The most notable drawback of these shorts is the closure and adjustment system. The closure system is a metal hook on a flap that you pull over and drop into one of five slots to fine-tune the fit. 100% says mountaineering pants inspired this system. We found the actual closure system works fine; it just offers a limited range of adjustability. The only waist adjustability these shorts have is which of the five slots you connect the closure hook onto. There is no elasticity in the waistband or the closure system. Most shorts have some sort of adjustable elasticized band where you can pull the waist significantly tighter, allowing you to wear shorts that are slightly too large for you if need be. Yes, you can do some fine-tuning, but it's not the same as a fully adjustable waist.

The Airmatic shorts sit just below the kneecap.
The Airmatic shorts sit just below the kneecap.

Durability


Throughout testing, we observed no signs of serious wear that might spark durability concerns about these shorts. The sturdy fabric does not feel prone to wear through too quickly. We used the pockets frequently, and the zippers functioned flawlessly throughout testing. There is no fraying or disintegration of the stitching or seams.

One area that bears watching is the main seam running down the center of the rear of the short. The placement of this stitching is precisely where you are contacting your saddle. Shuffling around on your seat has some friction, and we have seen some seams split relatively easily from this. Again, the 100% shorts don't show signs of this being an issue. It appears the Airmatic have an extra pass of stitching to reinforce this seam.

The large logo is placed on the outer right leg.
The large logo is placed on the outer right leg.

Style


The Airmatic shorts look good. Our pair of test shorts were the navy colorway, and they have a nice, stealthy look. These shorts have a clean appearance with strategically placed reflective logos. The Airmatic look like they would be home in the back of an old shuttle truck or riding the lifts at the bike park. The fit looks baggy, yet well-designed and practical.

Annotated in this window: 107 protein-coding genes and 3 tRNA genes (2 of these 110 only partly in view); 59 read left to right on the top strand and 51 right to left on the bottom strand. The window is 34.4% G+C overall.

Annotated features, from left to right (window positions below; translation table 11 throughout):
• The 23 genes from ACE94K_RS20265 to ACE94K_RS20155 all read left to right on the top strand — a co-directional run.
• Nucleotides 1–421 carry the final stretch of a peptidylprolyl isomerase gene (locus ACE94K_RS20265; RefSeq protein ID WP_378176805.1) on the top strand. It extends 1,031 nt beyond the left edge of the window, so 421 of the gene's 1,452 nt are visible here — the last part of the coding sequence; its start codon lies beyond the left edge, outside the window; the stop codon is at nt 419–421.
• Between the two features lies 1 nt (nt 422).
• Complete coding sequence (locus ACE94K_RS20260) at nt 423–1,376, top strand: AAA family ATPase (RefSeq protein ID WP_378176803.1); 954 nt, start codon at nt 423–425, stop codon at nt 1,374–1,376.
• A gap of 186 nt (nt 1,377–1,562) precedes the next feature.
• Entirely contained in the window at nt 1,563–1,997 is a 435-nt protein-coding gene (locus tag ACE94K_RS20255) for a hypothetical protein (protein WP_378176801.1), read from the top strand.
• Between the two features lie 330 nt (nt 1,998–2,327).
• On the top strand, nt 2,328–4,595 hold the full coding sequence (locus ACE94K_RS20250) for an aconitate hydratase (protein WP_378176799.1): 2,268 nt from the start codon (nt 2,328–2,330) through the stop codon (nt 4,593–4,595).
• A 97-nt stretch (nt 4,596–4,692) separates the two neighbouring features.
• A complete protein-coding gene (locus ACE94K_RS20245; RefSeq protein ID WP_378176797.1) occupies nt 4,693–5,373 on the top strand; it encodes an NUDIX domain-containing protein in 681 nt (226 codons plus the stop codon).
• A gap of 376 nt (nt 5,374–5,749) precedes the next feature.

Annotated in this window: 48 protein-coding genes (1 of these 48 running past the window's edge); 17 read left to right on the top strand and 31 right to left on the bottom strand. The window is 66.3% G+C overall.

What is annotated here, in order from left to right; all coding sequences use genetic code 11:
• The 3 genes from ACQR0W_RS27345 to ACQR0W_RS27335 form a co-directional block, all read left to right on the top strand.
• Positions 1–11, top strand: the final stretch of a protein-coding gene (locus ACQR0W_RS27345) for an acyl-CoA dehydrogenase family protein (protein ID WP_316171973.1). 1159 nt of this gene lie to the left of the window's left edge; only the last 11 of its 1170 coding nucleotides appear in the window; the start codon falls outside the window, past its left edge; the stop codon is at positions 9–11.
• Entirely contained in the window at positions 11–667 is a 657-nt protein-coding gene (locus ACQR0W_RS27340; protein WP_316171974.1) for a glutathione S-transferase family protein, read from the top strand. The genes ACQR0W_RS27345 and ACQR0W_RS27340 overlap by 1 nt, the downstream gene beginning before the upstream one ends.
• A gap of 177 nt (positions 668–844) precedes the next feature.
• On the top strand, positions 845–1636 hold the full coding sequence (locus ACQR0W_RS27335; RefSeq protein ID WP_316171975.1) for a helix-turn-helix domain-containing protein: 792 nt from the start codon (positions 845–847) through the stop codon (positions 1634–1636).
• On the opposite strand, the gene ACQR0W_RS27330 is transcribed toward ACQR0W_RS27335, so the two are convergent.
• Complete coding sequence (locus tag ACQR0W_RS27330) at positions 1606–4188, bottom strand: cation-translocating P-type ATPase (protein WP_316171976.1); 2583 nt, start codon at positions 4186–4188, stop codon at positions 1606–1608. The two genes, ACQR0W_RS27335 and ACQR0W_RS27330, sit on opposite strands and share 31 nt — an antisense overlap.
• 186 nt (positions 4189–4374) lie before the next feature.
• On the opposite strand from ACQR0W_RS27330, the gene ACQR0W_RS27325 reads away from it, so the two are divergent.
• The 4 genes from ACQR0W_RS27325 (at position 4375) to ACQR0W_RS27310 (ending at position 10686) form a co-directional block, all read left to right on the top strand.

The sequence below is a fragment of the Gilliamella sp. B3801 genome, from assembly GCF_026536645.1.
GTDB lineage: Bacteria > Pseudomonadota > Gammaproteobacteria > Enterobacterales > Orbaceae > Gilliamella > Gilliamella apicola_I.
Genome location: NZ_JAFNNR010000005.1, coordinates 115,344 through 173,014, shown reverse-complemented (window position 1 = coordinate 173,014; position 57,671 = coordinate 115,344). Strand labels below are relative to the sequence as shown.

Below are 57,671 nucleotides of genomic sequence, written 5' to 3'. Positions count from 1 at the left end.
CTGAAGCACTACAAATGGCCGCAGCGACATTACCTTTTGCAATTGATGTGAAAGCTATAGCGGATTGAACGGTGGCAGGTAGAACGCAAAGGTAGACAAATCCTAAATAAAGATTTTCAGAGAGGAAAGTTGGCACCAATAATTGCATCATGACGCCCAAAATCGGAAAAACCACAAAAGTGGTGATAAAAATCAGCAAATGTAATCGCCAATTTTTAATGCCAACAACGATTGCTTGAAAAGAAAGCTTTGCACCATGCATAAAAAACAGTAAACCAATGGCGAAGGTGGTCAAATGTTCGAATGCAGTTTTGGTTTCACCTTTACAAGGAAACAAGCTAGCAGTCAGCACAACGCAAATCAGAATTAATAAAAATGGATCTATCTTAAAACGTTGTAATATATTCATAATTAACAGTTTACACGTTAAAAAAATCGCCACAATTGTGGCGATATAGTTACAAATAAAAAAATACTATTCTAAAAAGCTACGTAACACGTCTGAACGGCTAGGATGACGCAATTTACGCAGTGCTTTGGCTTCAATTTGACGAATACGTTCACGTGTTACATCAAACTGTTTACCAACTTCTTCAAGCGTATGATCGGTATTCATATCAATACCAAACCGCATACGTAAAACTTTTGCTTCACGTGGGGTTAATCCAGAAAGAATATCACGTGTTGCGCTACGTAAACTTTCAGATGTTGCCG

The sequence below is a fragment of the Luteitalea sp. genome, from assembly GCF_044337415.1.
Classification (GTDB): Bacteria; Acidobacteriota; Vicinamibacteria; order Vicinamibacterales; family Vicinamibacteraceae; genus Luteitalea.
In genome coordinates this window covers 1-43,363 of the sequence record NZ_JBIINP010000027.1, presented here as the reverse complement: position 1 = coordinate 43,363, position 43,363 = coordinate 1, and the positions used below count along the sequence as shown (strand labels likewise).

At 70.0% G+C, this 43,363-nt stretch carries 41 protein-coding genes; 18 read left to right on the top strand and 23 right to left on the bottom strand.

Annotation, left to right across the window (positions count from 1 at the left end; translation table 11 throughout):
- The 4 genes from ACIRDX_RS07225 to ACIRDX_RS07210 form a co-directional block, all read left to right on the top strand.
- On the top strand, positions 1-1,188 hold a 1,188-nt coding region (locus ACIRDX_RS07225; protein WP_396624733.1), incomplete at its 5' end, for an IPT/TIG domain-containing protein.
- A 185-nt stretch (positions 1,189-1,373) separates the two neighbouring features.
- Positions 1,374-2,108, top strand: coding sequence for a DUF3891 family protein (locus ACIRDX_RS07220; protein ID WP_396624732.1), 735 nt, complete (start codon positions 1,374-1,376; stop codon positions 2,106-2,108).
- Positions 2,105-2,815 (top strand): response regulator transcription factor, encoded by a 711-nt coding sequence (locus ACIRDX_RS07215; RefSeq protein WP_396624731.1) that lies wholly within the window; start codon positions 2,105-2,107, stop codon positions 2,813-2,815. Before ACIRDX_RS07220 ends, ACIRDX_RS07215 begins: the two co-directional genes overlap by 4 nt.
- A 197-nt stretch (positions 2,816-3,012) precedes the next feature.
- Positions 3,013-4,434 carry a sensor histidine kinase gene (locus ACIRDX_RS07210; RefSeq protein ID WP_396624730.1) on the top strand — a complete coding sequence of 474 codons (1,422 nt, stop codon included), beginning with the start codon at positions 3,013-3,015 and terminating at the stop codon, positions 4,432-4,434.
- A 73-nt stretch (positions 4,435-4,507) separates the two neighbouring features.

These shorts ooze enduro or all-mountain style. They have a relaxed look but maintain a nice-looking fit with clean lines. Looking at the 100% website can be a little deceiving. On the web, we found that they look a little more fitted and tighter than we found them to be. We assure you, these shorts have a little bit more of a baggy look than the website suggests, but they are not overly baggy or ill-fitting.

These shorts look clean and fit well.
These shorts look clean and fit well.

There is a large 100% logo on the outside of the right lower leg. The text One Hundred Percent is a little bit smaller and sits on the front and outside of the lower left leg. There is also a reflective patch on the front of the waistband where the text Airmatic is printed. The 100% logo on the lower right leg is large. It is probably the largest logo on any of our test shorts, but it's still not obnoxious.

The funky closure system offers little adjustment and is difficult to use.
The funky closure system offers little adjustment and is difficult to use.

Protection


The Airmatic shorts don't have any specific protective features such as attachments for hip-pads or reinforced zones. That said, they work very well with knee pads, and the length of the short gives a little peace of mind. The fabric feels substantial like it could survive a tumble down some rocky trails without being torn to shreds.

Our short testing overlapped with knee pad testing, so we had plenty of pads to try on with these shorts. The longer inseam on the Airmatic shorts provides enough length to avoid any gap between the top of the knee pad and the bottom of the short. This is often referred to as pad gap and is somewhat of a faux pas in the industry. The leg holes at the bottom of the short offer enough clearance for most pads. Trail-oriented sleeve-style knee pads work great with these shorts. These are soft and slim knee pads that pedal well. Enduro-style knee pads that have a hard protective surface but are still on the slim side of things also work well. Downhill knee pads are a little tight. These are bulkier pads that maximize protection. That bulk doesn't leave a ton of room in the leg opening.

The Airmatic's length is a little restrictive when climbinbg.
The Airmatic's length is a little restrictive when climbinbg.

We are confident that these shorts could survive a healthy crash without being torn to pieces. They aren't a paper-thin like the Patagonia Dirt Roamer or Fox Flexair, and they have a bit of weight and thickness. While this isn't going to offer any significant protection, having a more substantial fabric can provide some marginal protection in the event of a crash where you slide a bit.

These shorts are definitely designed for charging downhill.
These shorts are definitely designed for charging downhill.

Value


At their retail price, we feel the Airmatic shorts are a great value. They feel well-designed and perform well within their intended application.

These shorts do not come with a padded liner. Newer riders who may not have built up a stockpile of liners over the years will need to factor that in as that might be an additional purchase.

Conclusion


The 100% Airmatic shorts are dialed baggy shorts. They have a high-quality feel at an attractive price point. Features include well-designed pockets, a stretch panel that delivers a nice range of motion, and a soft and comfortable feel. These are great all-around shorts for the enduro/all-mountain rider.

Pat Donahue